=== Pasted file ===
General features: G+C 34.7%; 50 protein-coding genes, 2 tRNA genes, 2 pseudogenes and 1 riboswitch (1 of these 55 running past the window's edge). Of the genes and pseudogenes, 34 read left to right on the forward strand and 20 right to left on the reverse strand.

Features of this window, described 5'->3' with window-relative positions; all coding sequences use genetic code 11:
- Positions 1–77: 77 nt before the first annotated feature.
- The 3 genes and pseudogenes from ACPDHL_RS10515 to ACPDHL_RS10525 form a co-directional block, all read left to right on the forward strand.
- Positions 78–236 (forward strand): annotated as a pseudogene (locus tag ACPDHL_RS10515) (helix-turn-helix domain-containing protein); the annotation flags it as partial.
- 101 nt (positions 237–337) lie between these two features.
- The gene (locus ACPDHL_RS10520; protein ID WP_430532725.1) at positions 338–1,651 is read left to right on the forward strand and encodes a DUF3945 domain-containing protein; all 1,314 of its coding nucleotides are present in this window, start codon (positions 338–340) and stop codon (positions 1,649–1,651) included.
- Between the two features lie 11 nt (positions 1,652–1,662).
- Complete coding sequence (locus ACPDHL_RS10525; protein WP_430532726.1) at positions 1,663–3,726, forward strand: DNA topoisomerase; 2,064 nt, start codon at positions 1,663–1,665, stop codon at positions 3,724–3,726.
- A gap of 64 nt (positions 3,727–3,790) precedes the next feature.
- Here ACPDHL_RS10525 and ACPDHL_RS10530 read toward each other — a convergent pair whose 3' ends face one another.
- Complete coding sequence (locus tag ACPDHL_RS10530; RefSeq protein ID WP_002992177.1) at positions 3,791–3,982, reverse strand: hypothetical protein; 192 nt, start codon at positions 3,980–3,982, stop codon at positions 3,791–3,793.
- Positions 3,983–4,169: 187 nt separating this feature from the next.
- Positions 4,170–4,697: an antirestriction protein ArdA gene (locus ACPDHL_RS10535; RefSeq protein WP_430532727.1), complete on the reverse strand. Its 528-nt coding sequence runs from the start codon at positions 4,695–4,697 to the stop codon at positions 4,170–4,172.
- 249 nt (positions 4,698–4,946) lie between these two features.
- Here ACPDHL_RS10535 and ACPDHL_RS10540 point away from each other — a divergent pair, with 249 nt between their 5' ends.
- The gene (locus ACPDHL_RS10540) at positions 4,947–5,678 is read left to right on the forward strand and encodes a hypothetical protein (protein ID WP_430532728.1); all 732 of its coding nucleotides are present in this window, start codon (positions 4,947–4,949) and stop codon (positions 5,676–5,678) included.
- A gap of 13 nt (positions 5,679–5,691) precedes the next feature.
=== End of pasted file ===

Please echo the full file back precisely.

General features: G+C 34.7%; 50 protein-coding genes, 2 tRNA genes, 2 pseudogenes and 1 riboswitch (1 of these 55 running past the window's edge). Of the genes and pseudogenes, 34 read left to right on the forward strand and 20 right to left on the reverse strand.

Features of this window, described 5'->3' with window-relative positions; all coding sequences use genetic code 11:
- Positions 1–77: 77 nt before the first annotated feature.
- The 3 genes and pseudogenes from ACPDHL_RS10515 to ACPDHL_RS10525 form a co-directional block, all read left to right on the forward strand.
- Positions 78–236 (forward strand): annotated as a pseudogene (locus tag ACPDHL_RS10515) (helix-turn-helix domain-containing protein); the annotation flags it as partial.
- 101 nt (positions 237–337) lie between these two features.
- The gene (locus ACPDHL_RS10520; protein ID WP_430532725.1) at positions 338–1,651 is read left to right on the forward strand and encodes a DUF3945 domain-containing protein; all 1,314 of its coding nucleotides are present in this window, start codon (positions 338–340) and stop codon (positions 1,649–1,651) included.
- Between the two features lie 11 nt (positions 1,652–1,662).
- Complete coding sequence (locus ACPDHL_RS10525; protein WP_430532726.1) at positions 1,663–3,726, forward strand: DNA topoisomerase; 2,064 nt, start codon at positions 1,663–1,665, stop codon at positions 3,724–3,726.
- A gap of 64 nt (positions 3,727–3,790) precedes the next feature.
- Here ACPDHL_RS10525 and ACPDHL_RS10530 read toward each other — a convergent pair whose 3' ends face one another.
- Complete coding sequence (locus tag ACPDHL_RS10530; RefSeq protein ID WP_002992177.1) at positions 3,791–3,982, reverse strand: hypothetical protein; 192 nt, start codon at positions 3,980–3,982, stop codon at positions 3,791–3,793.
- Positions 3,983–4,169: 187 nt separating this feature from the next.
- Positions 4,170–4,697: an antirestriction protein ArdA gene (locus ACPDHL_RS10535; RefSeq protein WP_430532727.1), complete on the reverse strand. Its 528-nt coding sequence runs from the start codon at positions 4,695–4,697 to the stop codon at positions 4,170–4,172.
- 249 nt (positions 4,698–4,946) lie between these two features.
- Here ACPDHL_RS10535 and ACPDHL_RS10540 point away from each other — a divergent pair, with 249 nt between their 5' ends.
- The gene (locus ACPDHL_RS10540) at positions 4,947–5,678 is read left to right on the forward strand and encodes a hypothetical protein (protein ID WP_430532728.1); all 732 of its coding nucleotides are present in this window, start codon (positions 4,947–4,949) and stop codon (positions 5,676–5,678) included.
- A gap of 13 nt (positions 5,679–5,691) precedes the next feature.